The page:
If Snyder wanted “to avoid an expensive and lengthy due diligence process and detailed review” of the team’s books, Koche said, Snyder should think about buying out the three partners “at fair value.”
“Accordingly, it would seem worthwhile for Dan to consider putting forth his best efforts to lead the buyout effort” and “proceed to an amicable and expedited closing on the sale of my clients’ interests,” Koche wrote.
Schar declined to comment.
When reached by phone, Rothman also declined to comment. “I don’t want to be rude but I cannot comment at this time,” he said.
Through a FedEx spokeswoman, Smith declined to comment.
Snyder does not need to buy out his partners because he already holds a majority of the team. He also has no plans to sell his stake, which he expects to leave to his children, according to several people who have spoken to him.
Still, Snyder was disappointed by the decision by Schar and Rothman — his friends and business partners for nearly 20 years — to hire a banker to sell their shares. In mid-June, he threw all three limited partners off the team’s board.
The three shareholders, upset about being removed from the board, asked the N.F.L. to settle the dispute. The commissioner’s office appointed an arbitrator in late June, according to two people familiar with the matter who were not authorized to speak publicly. The N.F.L. declined to comment.
That is when the war spilled into the public. Days after the N.F.L. arbitration was set into motion, the legal counsel for FedEx, where Smith is chairman, sent the team a letter saying the company would demand that its name be removed from the stadium, where it has been displayed since 1999, if the team’s name was not changed. FedEx pays about $8 million a year for the naming rights to the team’s stadium in Landover, Md. Less than two weeks later, Snyder announced that the name and logo would be replaced.
As the boardroom drama unraveled, the fight began to make its way through the courts and is slowing efforts by the minority partners to sell their shares. In August, Snyder filed a defamation suit against an Indian internet company that published what he claims are false and defamatory stories about him.
Connected to that lawsuit, Snyder’s lawyers asked a judge in United States District Court in Maryland on Sept. 15 for the right to subpoena the phone and internet records of Moag, the banker for the limited partners.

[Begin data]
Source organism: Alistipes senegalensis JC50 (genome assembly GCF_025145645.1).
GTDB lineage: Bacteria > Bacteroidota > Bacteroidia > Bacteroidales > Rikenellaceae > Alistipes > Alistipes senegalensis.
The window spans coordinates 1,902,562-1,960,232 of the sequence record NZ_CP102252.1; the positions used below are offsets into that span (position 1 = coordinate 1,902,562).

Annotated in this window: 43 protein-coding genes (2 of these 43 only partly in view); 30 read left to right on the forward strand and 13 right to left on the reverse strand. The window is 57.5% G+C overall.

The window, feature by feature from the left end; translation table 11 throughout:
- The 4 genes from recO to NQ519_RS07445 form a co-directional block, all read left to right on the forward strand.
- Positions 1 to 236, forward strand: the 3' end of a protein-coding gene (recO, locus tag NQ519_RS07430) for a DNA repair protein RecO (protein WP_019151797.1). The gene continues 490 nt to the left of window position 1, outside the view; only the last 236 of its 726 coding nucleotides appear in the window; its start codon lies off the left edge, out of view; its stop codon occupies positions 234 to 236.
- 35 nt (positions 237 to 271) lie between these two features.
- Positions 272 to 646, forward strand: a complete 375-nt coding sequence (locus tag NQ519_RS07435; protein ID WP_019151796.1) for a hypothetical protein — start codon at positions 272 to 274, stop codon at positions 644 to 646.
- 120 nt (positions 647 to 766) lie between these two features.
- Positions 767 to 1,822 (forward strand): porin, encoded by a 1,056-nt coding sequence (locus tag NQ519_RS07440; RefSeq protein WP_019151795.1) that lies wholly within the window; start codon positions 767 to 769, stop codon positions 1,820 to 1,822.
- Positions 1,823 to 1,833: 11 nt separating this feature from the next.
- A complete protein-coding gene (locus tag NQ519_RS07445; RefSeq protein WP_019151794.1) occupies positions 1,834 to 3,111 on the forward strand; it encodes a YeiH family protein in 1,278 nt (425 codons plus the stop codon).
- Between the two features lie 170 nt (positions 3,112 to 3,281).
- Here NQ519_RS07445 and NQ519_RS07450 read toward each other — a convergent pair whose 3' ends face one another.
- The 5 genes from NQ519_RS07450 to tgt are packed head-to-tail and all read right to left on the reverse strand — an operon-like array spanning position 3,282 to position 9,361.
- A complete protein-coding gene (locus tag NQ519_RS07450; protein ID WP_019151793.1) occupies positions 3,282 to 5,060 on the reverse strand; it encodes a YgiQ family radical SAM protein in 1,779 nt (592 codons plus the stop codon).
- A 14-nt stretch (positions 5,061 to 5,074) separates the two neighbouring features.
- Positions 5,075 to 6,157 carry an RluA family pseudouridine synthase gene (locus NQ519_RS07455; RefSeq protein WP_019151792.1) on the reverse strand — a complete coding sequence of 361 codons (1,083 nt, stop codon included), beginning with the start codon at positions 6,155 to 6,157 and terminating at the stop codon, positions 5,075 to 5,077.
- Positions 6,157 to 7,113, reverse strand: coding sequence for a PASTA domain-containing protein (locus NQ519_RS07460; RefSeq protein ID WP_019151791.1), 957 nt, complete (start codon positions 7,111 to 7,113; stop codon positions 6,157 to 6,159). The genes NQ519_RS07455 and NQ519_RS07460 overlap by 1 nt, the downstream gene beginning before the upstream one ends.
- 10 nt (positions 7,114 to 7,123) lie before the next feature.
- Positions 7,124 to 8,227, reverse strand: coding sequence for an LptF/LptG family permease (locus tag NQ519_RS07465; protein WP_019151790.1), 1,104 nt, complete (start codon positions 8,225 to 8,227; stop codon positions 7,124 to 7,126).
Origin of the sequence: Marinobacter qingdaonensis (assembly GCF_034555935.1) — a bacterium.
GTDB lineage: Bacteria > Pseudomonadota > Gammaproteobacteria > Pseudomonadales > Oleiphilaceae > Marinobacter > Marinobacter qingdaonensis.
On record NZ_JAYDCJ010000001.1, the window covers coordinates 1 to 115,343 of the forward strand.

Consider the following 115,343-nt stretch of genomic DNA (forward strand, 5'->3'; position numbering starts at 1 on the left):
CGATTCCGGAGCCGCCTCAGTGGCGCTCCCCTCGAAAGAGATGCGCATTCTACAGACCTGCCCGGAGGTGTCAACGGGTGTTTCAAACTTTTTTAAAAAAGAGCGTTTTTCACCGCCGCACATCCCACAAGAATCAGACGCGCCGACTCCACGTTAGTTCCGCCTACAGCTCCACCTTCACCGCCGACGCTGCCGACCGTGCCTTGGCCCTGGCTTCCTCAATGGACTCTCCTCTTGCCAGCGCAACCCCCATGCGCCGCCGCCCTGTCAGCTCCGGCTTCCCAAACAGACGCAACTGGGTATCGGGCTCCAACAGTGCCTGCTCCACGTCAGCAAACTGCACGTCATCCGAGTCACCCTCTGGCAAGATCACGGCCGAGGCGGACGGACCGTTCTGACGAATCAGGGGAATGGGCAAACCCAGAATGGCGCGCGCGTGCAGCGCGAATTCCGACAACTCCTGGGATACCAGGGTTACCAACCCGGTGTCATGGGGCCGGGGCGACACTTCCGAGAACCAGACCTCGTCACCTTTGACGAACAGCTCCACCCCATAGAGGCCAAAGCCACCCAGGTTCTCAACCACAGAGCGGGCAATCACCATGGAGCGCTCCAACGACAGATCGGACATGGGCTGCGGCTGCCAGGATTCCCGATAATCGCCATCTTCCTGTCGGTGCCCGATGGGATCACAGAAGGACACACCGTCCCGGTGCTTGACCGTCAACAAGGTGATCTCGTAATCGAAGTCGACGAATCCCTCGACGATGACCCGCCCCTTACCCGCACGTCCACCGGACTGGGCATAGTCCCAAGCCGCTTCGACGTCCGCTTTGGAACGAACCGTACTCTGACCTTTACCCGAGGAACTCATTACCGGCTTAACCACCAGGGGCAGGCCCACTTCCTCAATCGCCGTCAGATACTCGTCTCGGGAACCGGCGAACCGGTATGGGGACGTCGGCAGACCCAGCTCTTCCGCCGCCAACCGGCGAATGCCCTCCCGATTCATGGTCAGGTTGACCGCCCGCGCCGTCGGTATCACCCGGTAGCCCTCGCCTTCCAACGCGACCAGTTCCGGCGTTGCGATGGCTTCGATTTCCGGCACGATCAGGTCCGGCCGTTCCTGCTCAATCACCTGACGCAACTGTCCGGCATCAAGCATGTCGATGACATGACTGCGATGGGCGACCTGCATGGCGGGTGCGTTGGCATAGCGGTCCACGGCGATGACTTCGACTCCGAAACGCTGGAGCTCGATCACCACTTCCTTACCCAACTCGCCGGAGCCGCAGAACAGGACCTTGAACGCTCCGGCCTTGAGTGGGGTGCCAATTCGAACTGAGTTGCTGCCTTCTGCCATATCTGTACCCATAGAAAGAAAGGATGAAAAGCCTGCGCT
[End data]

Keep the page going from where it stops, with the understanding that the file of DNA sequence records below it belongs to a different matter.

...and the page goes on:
In the filing, Snyder’s lawyers claim that in early July a representative from Moag’s company called a potential investor to see if he was interested in buying a minority stake in the team. The representative claimed that Snyder would be selling his shares soon.
When this person said he was skeptical that Snyder would sell his majority stake in the team, Moag’s representative said that Snyder “would have no choice but to do so soon thereafter due to negative information that would be released imminently,” according to the court filing.
Moag declined to comment.
A week later, on July 16, Snyder and his football organization were the subject of a mountain of bad press. The Washington Post published an investigation into the mistreatment of the team’s female employees, citing 15 former employees of the team’s front office as sources.
The same day, articles disparaging Snyder, including one that linked him to the sex criminal Jeffrey Epstein, appeared on the Indian website.
The next day, Moag spoke with a different person and suggested that Snyder “would be forced to sell his shares due to further upcoming negative press,” according to the court filing.
In succeeding days, information from both the Washington Post article and the Indian website’s articles that linked Snyder to Epstein was repeated on social media.
“For all the foregoing reasons, it is apparent that Moag had advanced warning” of the articles published by the Indian website, Snyder’s lawyers wrote in the filing.